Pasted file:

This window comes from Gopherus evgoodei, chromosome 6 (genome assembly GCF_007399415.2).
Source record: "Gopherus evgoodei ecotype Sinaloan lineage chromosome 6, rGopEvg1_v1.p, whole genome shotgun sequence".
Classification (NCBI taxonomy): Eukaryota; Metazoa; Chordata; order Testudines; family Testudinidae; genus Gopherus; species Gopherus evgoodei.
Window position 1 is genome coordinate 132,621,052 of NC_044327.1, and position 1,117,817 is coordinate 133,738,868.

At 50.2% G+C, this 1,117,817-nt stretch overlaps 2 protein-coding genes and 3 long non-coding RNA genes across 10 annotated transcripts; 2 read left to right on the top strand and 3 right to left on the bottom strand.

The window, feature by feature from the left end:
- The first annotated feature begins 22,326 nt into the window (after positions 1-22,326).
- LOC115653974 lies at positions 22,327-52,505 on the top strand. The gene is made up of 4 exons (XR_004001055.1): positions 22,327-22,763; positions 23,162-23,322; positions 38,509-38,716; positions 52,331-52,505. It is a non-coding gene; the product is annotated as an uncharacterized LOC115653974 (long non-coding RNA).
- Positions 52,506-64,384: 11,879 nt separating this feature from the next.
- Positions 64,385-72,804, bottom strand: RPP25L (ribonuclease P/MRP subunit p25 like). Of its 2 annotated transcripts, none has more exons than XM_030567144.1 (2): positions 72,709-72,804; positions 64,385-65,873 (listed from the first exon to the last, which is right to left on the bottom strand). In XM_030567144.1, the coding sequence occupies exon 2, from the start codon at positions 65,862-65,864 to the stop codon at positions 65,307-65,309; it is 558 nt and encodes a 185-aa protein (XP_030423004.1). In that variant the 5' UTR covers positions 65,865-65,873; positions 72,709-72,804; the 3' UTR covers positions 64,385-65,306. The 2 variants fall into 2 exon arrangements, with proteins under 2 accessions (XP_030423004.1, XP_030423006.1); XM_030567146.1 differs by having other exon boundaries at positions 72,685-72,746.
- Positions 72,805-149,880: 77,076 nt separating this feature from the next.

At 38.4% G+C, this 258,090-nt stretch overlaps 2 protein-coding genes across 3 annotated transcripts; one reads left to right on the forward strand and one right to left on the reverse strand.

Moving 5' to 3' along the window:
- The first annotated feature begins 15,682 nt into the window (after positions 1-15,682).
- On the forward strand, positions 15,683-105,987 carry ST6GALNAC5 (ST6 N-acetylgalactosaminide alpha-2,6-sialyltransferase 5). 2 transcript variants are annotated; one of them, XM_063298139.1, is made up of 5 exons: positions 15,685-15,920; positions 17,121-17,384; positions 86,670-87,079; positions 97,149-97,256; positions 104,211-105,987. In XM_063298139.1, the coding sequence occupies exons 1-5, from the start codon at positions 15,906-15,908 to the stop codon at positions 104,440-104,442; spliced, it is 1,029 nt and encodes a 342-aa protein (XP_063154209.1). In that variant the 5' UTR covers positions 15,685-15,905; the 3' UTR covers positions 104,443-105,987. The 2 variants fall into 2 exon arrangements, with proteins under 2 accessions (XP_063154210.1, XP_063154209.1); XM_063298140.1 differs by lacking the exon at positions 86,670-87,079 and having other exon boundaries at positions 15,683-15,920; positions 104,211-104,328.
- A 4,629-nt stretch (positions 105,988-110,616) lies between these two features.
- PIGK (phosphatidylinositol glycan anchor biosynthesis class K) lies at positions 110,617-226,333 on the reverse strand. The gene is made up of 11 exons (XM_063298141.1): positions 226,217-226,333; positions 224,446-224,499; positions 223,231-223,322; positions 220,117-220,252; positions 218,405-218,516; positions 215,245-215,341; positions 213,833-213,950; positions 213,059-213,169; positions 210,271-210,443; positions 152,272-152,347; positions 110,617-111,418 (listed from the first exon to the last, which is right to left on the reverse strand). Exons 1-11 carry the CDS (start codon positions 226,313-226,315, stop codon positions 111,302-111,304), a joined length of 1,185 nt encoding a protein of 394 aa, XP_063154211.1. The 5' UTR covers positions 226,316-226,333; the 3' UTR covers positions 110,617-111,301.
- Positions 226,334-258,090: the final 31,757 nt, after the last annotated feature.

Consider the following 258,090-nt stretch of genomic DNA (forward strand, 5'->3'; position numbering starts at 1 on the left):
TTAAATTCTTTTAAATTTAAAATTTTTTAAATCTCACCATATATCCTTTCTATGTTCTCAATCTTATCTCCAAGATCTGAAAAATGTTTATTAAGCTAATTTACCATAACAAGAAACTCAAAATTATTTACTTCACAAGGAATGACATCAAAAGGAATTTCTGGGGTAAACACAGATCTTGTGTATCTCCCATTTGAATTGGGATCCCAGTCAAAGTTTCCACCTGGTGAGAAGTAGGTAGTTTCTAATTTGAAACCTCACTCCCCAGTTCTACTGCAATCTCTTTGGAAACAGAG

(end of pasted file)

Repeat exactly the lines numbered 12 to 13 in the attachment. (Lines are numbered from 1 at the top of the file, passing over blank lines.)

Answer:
At 38.4% G+C, this 258,090-nt stretch overlaps 2 protein-coding genes across 3 annotated transcripts; one reads left to right on the forward strand and one right to left on the reverse strand.

Moving 5' to 3' along the window: